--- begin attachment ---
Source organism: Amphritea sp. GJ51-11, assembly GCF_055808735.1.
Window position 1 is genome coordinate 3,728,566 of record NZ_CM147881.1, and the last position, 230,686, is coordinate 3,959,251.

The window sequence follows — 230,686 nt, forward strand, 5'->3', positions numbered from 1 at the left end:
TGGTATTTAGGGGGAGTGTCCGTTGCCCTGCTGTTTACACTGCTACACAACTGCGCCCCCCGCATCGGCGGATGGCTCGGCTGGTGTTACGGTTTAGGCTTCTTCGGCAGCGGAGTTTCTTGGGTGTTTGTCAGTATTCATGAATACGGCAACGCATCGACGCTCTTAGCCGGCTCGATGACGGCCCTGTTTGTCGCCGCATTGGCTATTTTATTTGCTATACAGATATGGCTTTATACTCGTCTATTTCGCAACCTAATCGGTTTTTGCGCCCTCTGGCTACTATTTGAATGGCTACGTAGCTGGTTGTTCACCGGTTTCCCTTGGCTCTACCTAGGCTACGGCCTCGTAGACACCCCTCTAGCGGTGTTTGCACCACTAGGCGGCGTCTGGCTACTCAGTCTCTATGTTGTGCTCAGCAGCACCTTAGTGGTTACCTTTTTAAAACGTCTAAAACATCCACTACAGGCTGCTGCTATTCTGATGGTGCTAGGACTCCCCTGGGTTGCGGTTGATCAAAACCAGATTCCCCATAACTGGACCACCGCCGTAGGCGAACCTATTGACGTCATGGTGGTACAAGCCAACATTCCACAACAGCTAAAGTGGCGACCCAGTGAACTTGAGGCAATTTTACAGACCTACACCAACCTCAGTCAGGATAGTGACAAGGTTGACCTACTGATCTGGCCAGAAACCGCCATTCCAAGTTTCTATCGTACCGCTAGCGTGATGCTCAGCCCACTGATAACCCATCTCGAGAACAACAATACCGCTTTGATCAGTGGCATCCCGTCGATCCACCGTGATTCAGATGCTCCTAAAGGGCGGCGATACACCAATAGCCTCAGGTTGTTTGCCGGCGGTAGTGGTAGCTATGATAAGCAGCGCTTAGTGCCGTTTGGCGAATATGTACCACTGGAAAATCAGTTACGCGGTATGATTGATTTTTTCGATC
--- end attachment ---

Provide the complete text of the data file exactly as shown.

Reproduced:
Source organism: Amphritea sp. GJ51-11, assembly GCF_055808735.1.
Window position 1 is genome coordinate 3,728,566 of record NZ_CM147881.1, and the last position, 230,686, is coordinate 3,959,251.

The window sequence follows — 230,686 nt, forward strand, 5'->3', positions numbered from 1 at the left end:
TGGTATTTAGGGGGAGTGTCCGTTGCCCTGCTGTTTACACTGCTACACAACTGCGCCCCCCGCATCGGCGGATGGCTCGGCTGGTGTTACGGTTTAGGCTTCTTCGGCAGCGGAGTTTCTTGGGTGTTTGTCAGTATTCATGAATACGGCAACGCATCGACGCTCTTAGCCGGCTCGATGACGGCCCTGTTTGTCGCCGCATTGGCTATTTTATTTGCTATACAGATATGGCTTTATACTCGTCTATTTCGCAACCTAATCGGTTTTTGCGCCCTCTGGCTACTATTTGAATGGCTACGTAGCTGGTTGTTCACCGGTTTCCCTTGGCTCTACCTAGGCTACGGCCTCGTAGACACCCCTCTAGCGGTGTTTGCACCACTAGGCGGCGTCTGGCTACTCAGTCTCTATGTTGTGCTCAGCAGCACCTTAGTGGTTACCTTTTTAAAACGTCTAAAACATCCACTACAGGCTGCTGCTATTCTGATGGTGCTAGGACTCCCCTGGGTTGCGGTTGATCAAAACCAGATTCCCCATAACTGGACCACCGCCGTAGGCGAACCTATTGACGTCATGGTGGTACAAGCCAACATTCCACAACAGCTAAAGTGGCGACCCAGTGAACTTGAGGCAATTTTACAGACCTACACCAACCTCAGTCAGGATAGTGACAAGGTTGACCTACTGATCTGGCCAGAAACCGCCATTCCAAGTTTCTATCGTACCGCTAGCGTGATGCTCAGCCCACTGATAACCCATCTCGAGAACAACAATACCGCTTTGATCAGTGGCATCCCGTCGATCCACCGTGATTCAGATGCTCCTAAAGGGCGGCGATACACCAATAGCCTCAGGTTGTTTGCCGGCGGTAGTGGTAGCTATGATAAGCAGCGCTTAGTGCCGTTTGGCGAATATGTACCACTGGAAAATCAGTTACGCGGTATGATTGATTTTTTCGATC